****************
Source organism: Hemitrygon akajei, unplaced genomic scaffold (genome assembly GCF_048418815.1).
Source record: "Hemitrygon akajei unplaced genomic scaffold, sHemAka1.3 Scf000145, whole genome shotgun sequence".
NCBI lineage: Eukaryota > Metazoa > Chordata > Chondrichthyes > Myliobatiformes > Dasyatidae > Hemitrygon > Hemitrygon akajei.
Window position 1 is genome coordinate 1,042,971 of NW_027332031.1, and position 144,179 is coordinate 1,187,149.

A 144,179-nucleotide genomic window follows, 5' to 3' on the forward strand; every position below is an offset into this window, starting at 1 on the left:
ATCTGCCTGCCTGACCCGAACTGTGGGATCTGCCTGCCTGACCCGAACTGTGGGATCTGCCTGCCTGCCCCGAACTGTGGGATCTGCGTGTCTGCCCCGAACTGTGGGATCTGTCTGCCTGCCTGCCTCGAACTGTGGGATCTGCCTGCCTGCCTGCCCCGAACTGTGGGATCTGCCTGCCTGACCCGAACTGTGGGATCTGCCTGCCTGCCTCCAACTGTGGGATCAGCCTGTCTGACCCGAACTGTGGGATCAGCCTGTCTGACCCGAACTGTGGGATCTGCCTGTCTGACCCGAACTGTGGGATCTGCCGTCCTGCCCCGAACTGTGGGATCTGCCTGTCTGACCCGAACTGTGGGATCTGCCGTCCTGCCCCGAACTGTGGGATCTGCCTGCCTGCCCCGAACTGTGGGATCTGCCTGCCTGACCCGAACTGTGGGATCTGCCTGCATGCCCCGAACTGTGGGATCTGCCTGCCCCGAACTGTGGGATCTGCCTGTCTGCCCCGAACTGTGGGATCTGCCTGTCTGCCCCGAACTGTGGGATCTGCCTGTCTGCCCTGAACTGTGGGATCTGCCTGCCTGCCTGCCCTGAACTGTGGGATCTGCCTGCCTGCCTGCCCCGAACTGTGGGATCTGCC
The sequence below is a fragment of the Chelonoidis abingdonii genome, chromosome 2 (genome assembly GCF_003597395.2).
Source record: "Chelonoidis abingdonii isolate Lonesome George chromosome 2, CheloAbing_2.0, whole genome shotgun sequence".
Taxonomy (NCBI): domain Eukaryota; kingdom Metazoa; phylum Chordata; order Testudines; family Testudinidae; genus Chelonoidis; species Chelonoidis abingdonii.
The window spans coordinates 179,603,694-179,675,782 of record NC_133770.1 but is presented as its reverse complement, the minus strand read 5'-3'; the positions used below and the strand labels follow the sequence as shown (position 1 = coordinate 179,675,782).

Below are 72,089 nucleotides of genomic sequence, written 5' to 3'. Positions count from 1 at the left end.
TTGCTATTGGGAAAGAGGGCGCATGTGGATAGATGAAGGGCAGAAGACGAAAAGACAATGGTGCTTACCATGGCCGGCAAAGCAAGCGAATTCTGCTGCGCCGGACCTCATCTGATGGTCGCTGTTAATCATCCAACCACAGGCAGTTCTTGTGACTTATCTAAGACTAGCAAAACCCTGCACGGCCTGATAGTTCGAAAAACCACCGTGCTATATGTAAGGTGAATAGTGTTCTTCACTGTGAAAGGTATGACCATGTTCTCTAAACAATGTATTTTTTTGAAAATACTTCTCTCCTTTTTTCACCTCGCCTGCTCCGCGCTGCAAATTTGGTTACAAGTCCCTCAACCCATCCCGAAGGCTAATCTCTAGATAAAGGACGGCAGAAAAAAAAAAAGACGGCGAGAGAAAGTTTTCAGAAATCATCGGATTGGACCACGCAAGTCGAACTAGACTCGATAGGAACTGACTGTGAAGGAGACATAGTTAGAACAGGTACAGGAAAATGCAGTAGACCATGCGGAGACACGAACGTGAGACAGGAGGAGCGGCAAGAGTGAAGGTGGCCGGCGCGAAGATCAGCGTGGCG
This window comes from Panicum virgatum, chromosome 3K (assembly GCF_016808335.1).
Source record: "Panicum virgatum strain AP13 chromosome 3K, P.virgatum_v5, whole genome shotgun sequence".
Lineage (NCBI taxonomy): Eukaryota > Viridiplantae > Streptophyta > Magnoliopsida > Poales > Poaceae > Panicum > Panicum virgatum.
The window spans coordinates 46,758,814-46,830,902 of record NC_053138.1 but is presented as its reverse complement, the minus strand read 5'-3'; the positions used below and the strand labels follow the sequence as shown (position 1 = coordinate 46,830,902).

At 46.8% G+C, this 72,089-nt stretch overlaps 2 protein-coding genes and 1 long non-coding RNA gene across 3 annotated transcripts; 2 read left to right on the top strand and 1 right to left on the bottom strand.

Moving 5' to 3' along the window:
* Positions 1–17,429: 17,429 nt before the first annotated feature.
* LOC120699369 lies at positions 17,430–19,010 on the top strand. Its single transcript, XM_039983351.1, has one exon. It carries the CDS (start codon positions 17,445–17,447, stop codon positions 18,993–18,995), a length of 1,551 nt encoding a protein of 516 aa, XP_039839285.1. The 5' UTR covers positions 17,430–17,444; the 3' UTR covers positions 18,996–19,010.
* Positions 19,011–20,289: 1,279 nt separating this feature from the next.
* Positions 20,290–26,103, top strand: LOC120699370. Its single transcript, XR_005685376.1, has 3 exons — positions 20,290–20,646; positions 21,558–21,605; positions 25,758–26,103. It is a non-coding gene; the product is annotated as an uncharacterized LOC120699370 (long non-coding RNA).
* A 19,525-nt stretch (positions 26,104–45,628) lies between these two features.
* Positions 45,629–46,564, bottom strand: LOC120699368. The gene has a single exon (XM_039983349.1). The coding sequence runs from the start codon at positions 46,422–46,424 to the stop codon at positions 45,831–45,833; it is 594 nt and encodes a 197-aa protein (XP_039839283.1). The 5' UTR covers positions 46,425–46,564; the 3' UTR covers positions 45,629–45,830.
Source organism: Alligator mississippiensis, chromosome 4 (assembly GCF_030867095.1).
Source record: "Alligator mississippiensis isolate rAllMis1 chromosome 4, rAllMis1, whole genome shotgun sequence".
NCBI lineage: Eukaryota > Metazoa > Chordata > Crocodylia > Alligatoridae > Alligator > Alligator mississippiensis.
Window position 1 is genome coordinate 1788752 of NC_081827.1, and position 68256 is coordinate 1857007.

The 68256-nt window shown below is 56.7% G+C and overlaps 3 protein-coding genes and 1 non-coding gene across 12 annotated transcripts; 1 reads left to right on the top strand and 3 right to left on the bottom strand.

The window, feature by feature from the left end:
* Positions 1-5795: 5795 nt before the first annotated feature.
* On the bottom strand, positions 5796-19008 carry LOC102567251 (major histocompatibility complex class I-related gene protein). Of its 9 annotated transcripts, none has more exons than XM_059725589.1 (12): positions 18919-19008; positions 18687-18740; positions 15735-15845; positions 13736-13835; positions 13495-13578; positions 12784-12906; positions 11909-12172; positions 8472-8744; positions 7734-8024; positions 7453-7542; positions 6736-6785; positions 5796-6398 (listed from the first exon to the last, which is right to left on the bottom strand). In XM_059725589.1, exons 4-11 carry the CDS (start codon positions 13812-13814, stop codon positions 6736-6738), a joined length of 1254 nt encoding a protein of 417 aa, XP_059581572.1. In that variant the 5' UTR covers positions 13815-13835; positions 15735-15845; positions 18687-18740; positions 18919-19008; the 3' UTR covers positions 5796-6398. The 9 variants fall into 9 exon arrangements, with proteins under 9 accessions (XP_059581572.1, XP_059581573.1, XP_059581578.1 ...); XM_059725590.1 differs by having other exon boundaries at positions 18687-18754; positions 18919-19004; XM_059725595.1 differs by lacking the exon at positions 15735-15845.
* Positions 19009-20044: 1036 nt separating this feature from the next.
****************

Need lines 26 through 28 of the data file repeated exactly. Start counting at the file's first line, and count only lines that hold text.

Source record: "Alligator mississippiensis isolate rAllMis1 chromosome 4, rAllMis1, whole genome shotgun sequence".
NCBI lineage: Eukaryota > Metazoa > Chordata > Crocodylia > Alligatoridae > Alligator > Alligator mississippiensis.
Window position 1 is genome coordinate 1788752 of NC_081827.1, and position 68256 is coordinate 1857007.